One of the first things you've been doing is a morning on deeper discipleship- how has that gone and why is it so important?

The key ‘transformation shift’ for the church members in Wigan is to stop seeing themselves as the people who gather for religious services in religious buildings on a Sunday but rather as people who rediscover their call to be disciples of Jesus in a town that needs to meet with him.  The only way that is going to happen is for us to get a renewed understanding of who we are and what we are about as followers of Jesus empowered by His Spirit to do his work.  The first of our ‘Deeper Discipleship’ mornings was well received and we hope that the repeat of this in November will have the same effect.  Using the passage from the first part of Luke chapter 5 we consider our response to Jesus’ call to us and explore that in the context of transforming Wigan through obedience to and trust in Jesus.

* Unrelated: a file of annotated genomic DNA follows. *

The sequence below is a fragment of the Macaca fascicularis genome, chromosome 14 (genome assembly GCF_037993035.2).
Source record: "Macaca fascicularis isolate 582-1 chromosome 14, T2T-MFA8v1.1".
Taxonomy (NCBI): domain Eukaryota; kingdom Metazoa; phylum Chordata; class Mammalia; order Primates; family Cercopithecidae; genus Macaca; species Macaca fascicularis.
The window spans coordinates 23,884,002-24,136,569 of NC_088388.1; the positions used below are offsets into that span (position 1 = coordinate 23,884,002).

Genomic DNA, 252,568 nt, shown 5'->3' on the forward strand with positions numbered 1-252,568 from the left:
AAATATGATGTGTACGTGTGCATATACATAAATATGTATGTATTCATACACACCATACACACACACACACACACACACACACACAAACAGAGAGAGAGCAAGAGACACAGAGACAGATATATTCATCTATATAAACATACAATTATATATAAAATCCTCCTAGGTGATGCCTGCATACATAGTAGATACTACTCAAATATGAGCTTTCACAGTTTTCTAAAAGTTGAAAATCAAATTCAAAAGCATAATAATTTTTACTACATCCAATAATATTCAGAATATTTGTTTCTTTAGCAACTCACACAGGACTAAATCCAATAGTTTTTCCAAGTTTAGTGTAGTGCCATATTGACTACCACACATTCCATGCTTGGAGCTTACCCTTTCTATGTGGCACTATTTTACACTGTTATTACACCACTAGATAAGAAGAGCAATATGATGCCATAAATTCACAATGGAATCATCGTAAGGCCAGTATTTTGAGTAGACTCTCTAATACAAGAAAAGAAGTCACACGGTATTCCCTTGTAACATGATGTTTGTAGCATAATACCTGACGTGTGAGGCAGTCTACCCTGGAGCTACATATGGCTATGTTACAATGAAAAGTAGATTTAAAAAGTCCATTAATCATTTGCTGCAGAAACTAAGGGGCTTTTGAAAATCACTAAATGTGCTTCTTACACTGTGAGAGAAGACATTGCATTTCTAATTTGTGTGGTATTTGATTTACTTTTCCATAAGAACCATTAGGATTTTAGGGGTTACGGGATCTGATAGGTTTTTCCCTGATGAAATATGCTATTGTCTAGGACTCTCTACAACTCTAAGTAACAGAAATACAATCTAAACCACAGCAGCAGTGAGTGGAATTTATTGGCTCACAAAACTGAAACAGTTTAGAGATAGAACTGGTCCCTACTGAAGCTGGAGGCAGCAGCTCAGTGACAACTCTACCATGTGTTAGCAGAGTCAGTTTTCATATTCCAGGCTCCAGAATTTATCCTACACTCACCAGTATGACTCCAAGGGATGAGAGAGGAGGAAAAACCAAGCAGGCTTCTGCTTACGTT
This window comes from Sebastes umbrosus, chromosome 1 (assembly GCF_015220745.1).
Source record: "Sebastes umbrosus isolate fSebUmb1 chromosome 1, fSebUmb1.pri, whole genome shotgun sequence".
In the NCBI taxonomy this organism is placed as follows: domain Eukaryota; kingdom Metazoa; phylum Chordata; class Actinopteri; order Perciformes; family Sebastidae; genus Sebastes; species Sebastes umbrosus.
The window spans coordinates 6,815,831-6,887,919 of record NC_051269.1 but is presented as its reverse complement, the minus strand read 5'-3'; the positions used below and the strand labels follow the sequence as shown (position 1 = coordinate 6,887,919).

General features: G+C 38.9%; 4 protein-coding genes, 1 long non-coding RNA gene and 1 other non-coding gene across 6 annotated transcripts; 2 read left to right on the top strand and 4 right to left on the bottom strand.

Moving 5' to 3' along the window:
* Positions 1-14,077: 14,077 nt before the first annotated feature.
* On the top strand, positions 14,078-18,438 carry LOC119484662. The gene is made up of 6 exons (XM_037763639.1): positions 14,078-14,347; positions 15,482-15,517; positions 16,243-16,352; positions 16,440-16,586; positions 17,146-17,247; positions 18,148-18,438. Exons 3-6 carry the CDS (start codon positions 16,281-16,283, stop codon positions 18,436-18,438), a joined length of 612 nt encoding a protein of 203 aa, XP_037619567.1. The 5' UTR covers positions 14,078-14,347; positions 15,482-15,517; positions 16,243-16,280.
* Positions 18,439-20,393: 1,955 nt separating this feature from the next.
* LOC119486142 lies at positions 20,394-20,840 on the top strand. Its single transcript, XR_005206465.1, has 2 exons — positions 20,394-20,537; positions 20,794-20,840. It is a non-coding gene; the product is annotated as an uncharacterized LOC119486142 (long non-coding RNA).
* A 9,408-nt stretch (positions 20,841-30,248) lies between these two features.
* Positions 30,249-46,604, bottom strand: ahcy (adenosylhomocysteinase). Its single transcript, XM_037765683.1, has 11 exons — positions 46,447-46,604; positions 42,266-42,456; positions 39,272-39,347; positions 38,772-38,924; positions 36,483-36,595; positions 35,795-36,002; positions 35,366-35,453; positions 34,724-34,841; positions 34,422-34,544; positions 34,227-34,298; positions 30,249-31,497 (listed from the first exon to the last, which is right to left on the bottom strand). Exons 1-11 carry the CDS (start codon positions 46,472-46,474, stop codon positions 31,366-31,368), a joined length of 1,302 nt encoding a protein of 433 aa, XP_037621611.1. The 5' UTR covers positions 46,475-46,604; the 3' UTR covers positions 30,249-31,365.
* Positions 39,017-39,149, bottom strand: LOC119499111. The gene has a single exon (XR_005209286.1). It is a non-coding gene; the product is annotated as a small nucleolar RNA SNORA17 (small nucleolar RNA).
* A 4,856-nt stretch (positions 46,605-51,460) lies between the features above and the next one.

What are the next steps- the first things you are working on?

I have been using some guidelines from John Kotter, one of my leadership gurus, on leading significant change, and have set up a small group of church leaders to form a ‘Guiding Coalition’ to boost the movement forward.  This meets weekly and often includes a guest or two who can add impetus to our strategic thinking.  I am grateful to ‘Emmaus Leadership’ for providing us with some specific coaching help to assist our key leaders to grasp the change objective and begin to step forward in the new direction.

We now have: One Vision, Two Strands, Three Goals and Four Activities for going forward (see ‘Stepping on’!)